Thursday, October 20, 2011
Dresden Files: Storm Front
After finishing Before Versailles, I immediately jumped into a book that had been in the periphery of my reading queue for ages. The first time I had heard of the Dresden Files was in an art class during my senior year of high school. One of the girls there was absolutely phenomenal at art. It didn't matter the media, she was just utterly fabulous. She was also that sort of self-assured geek that proudly declared her interests.
Naturally, I spent most of my time idolizing her.
At any rate, when I wasn't terrorizing my other friends in that class, I'd often listen to her talk to one of her friends about the various television shows and books that they love. Of the many things they talked about, all I can really remember now is Doctor Who, Dresden Files, and Death Note (apparently words that start with a "D" are memorable). I've since gone on to adore Doctor Who, though I'm sadly, not caught up on the current season, nor have I seen the older episodes. When I went to explore Dresden Files, I wound up stumbling across the short lived TV show first.
The TV is everything I like in a show- just cheesy enough to be silly, not dramatic enough to be ridiculous, and with a great sense of humor while still being able to carry a serious story. Sadly, it was cancelled after one season. And that was the end to my experience with the Dresden Files, at least for a few years.
A few months ago, when I was first exploring the overdrive website for my local libraries, I stumbled across the first book of the series, Storm Front. Without giving it much thought, I added it to my hold section and went on my merry way. A few weeks ago, I was able to download the book and pushed it to the side, as a reward for finishing the slog that was Before Versailles. When Monkey brought up the series a short while later after stumbling it in his now monthly search for new, nerdy obsessions, I became even more excited.
All that led to extremely high expectations when I started actually listening to the book. It didn't hurt that James Marsters, aka Spike from Buffy, was the narrator. Normally, you know where high expectations lead me, right? Disappointment. For once, this wasn't the case. There are a few, small nitpicky things about the audiobook that I didn't like. But the book itself? Utterly fabulous. It's like every great detective movie that plays on Turner Classic Movies, but with supernatural elements. Harry Dresden, the lone hero, trying to understand dual mysteries, escape trouble at every corner, and avoid his supposed fate. All while including a dry wit and great inner dialogue. The way the author incorporated magic was utterly fabulous. It was believable, easy to understand, yet still mysterious. I also really loved how he took the quintessential mystery plot- two, unrelated cases suddenly become interconnected- but did it in a believable, interesting way. Every time I read or watch a plot like that, I think of the movie "Kiss Kiss Bang Bang" with Robert Downey Jr., one of my favorite movies of all time. This is the supernatural book equivalent to that movie, with sarcasm and an unlucky narrator to book. Utterly fabulous. While the writing was a bit cliche, the book was still immensely enjoyable, and it was a great start to a series. If, as I've heard, the author's writing matures as the series goes on (I believe he started this book while in college), then the series will be more than awesome- it'll be amazing.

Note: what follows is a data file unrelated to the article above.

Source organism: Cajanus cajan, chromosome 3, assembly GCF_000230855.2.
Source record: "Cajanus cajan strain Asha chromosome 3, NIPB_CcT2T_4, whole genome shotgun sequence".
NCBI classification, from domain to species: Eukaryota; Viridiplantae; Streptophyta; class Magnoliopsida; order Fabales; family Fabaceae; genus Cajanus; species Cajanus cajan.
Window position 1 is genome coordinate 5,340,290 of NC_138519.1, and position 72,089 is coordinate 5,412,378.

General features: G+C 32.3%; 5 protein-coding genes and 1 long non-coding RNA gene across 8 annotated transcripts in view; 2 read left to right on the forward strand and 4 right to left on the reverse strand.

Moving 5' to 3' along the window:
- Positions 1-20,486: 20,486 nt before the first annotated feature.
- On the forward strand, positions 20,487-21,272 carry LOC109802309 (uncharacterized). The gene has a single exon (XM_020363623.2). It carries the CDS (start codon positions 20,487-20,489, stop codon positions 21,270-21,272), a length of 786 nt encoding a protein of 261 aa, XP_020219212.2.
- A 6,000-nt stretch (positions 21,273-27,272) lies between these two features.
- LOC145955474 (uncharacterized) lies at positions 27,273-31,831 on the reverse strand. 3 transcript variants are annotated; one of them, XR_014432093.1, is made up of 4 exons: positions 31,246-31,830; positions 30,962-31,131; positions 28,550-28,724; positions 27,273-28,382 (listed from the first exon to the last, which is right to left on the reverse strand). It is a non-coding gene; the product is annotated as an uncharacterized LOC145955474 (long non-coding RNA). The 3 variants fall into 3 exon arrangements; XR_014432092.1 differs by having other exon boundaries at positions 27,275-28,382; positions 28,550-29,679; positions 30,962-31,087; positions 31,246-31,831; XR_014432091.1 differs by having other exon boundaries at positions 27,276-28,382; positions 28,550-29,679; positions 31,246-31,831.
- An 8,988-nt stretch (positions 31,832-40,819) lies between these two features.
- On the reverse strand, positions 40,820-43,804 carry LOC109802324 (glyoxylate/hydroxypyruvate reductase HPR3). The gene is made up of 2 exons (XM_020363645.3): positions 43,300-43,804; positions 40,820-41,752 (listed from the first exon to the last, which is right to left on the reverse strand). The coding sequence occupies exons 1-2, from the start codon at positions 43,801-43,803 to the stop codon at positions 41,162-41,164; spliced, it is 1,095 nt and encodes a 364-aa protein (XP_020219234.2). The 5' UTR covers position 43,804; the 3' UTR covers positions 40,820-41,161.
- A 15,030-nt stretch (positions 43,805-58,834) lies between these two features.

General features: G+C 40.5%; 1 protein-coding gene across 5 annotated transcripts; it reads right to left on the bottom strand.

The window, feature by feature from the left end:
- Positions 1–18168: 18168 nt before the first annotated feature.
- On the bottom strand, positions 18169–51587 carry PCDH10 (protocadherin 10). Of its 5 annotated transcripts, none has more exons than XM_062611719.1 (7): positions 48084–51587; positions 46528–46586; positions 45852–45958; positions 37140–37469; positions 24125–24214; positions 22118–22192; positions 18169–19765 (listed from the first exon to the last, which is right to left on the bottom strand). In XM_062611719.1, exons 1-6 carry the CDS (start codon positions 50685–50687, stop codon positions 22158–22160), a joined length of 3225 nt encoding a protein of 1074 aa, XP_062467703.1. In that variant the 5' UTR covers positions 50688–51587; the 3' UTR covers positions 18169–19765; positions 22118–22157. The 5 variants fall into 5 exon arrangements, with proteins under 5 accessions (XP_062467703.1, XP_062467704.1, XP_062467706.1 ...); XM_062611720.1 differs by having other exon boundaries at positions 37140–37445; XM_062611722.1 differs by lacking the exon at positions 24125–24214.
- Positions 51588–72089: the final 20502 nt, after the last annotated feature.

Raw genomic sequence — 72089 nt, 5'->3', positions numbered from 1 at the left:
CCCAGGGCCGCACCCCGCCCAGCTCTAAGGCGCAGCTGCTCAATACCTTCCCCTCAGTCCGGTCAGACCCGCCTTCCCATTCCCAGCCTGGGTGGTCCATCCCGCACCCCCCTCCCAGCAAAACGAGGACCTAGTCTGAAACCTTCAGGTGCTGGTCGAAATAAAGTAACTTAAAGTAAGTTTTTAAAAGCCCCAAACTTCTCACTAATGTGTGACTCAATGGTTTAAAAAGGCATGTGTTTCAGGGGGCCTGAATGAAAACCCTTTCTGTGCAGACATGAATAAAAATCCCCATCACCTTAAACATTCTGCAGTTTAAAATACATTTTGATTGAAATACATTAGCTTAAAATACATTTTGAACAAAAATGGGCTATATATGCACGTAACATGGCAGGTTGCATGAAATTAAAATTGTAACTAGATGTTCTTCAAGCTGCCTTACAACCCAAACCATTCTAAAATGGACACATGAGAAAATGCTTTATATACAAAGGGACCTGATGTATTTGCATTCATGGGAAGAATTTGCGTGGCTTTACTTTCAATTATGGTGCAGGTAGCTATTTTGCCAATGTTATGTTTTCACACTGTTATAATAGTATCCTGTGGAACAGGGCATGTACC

The audiobook, on the other hand? Oh dear. First off, I don't think James Marsters is a bad narrator. In fact, I think he's rather good. He does sound a bit inexperienced though, and the sound quality leaves a lot to be desired. There are parts of the novel that jump in volume, for no apparent reasons. Marsters's voice is great for this kind of protagonist, and not what I was expecting at all. While I'm not too sold on his voices for women, they don't take me out of the story at all, which is more than I can say for many narrators. What does jar me out of the story is the stupid "please change disks now" voice at the end of each segment, said by another person. Since this is a library copy, I'm not surprised, but at the same time, it's incredibly offputting. I'm glad I never was interested in audiobooks while they were on tape or CD. I'm hoping that as the series progresses, the audiobook quality improves. I really enjoy listening to Marsters, so I have no intention of switching to e-reader or hard copy format.
Overall, I absolutely adored this book. I'd recommend it to anyone who likes the SciFi channel, or televisions shows like Castle, or really, anyone. I think it was a great start to a series, and I loved all of the characters. I can't wait to listen to the next book! And until then, here's a preview of the utterly fabulous Kiss Kiss Bang Bang